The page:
May 19, 2023

This Week

  • Top of Mind - Telehealth Services
  • New Guidelines for Breast Cancer Screenings
  • Look How Much We Have Lost as Black Americans
  • The Six Most Common Triggers for Asthma
  • What To Do If Your Child Has Diarrhea

Top of Mind

Telehealth has become immensely popular since the COVID-19 pandemic started. I know a lot of doctors do not like it, but they do not have my practice population. I practice in the urban inner city where just getting to the doctor’s office is just the first barrier. Too often appointments are missed because families not only cannot get to see me but cannot get home. If you get help on the phone, no more waiting in long lines at doctor's offices, or spending hours on public transportation just to get basic medical care.


I do think an in-person visit is valuable every once in a while, especially for acute symptoms. However, many visits with patients are simply just that, visits. Increasingly, I depend more on what I hear instead of what I see. Especially with so many streaming services can give you a peak at the patient. More extensive evaluation often requires a blood test or imaging to complete the diagnostic workup anyway.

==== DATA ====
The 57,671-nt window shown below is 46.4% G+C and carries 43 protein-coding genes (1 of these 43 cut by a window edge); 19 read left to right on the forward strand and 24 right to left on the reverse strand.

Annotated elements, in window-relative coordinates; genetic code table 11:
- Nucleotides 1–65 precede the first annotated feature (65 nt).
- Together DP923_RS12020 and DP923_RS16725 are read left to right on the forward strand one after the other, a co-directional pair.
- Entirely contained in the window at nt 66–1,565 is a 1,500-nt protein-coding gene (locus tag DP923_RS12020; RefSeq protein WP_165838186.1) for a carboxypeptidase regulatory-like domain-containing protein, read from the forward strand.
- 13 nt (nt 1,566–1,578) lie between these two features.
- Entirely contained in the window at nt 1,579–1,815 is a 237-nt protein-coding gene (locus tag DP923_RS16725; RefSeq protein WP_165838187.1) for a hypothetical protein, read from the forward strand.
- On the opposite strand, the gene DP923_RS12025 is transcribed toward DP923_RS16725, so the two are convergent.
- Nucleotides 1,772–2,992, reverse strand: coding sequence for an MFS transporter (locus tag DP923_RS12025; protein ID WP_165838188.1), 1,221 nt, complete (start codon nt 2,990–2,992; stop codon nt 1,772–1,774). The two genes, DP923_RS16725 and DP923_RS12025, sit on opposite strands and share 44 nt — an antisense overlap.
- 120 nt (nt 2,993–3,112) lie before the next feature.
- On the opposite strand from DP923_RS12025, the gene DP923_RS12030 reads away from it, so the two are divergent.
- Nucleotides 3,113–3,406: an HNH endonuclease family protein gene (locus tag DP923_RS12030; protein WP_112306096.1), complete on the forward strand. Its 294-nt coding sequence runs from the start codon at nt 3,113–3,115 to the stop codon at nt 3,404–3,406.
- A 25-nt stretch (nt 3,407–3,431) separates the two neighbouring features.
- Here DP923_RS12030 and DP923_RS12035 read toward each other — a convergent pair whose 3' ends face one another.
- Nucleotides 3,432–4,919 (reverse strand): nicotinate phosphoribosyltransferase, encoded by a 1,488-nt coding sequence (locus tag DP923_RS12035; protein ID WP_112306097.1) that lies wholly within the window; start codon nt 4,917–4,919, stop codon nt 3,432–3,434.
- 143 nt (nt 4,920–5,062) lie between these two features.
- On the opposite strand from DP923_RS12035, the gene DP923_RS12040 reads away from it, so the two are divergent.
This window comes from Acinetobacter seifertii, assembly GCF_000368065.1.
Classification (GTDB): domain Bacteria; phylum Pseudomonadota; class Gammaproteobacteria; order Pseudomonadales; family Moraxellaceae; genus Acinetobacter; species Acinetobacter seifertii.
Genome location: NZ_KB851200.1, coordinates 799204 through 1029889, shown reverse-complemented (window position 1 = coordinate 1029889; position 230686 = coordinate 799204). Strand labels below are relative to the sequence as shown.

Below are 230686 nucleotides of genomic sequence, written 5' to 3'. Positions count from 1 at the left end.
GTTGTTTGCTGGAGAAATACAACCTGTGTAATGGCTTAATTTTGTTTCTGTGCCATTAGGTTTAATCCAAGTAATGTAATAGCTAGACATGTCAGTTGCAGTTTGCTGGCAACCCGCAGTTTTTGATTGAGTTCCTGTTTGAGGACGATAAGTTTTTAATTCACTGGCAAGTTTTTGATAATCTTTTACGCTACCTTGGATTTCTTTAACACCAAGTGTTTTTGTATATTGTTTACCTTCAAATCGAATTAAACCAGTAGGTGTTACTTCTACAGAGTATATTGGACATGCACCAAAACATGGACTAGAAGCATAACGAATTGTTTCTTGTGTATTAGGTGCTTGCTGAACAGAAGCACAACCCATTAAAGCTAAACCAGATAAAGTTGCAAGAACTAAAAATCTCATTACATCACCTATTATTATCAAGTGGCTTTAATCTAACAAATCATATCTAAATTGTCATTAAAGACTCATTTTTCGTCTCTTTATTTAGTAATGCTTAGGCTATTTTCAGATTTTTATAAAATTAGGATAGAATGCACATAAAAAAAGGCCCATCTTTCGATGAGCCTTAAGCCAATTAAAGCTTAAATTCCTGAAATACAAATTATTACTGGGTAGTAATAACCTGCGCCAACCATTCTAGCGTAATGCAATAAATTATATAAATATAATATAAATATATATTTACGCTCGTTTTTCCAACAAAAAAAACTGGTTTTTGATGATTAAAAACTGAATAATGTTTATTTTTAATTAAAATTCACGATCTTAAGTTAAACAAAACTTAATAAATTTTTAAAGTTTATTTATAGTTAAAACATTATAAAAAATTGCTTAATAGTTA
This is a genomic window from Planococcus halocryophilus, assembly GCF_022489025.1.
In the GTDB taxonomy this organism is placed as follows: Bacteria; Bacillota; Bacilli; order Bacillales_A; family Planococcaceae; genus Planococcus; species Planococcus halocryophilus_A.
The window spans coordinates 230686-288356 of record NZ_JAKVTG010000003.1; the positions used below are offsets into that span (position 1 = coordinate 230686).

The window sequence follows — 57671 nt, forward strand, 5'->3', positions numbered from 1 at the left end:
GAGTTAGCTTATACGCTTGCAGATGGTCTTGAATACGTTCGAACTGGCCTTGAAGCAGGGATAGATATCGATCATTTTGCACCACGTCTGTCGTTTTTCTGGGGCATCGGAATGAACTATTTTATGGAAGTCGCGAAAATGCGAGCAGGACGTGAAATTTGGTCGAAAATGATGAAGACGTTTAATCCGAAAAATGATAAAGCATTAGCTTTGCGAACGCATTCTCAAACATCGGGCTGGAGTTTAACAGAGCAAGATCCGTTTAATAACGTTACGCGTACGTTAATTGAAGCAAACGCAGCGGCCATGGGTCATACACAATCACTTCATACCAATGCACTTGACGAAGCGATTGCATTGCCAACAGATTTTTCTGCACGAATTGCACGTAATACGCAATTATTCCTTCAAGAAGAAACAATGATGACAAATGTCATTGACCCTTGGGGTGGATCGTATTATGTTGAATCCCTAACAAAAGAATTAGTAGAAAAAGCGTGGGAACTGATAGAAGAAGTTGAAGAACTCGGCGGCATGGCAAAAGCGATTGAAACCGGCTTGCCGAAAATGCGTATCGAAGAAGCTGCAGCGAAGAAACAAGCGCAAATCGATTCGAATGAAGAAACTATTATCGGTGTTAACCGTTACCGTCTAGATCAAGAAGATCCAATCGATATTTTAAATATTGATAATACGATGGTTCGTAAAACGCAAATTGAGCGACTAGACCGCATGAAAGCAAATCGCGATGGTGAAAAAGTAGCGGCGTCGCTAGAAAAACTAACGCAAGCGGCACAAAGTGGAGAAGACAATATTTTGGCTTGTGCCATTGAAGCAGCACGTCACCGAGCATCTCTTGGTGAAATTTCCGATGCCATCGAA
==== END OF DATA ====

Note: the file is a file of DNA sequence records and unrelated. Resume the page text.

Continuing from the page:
I know that I will get some push-back from my colleagues and I understand. But during the pandemic, I was able to navigate that period without missing significant disease. Almost always, what you hear determines more about what moves I make than what you see. But to be sure it robs you of some essential information that makes medicine the specialty that it is.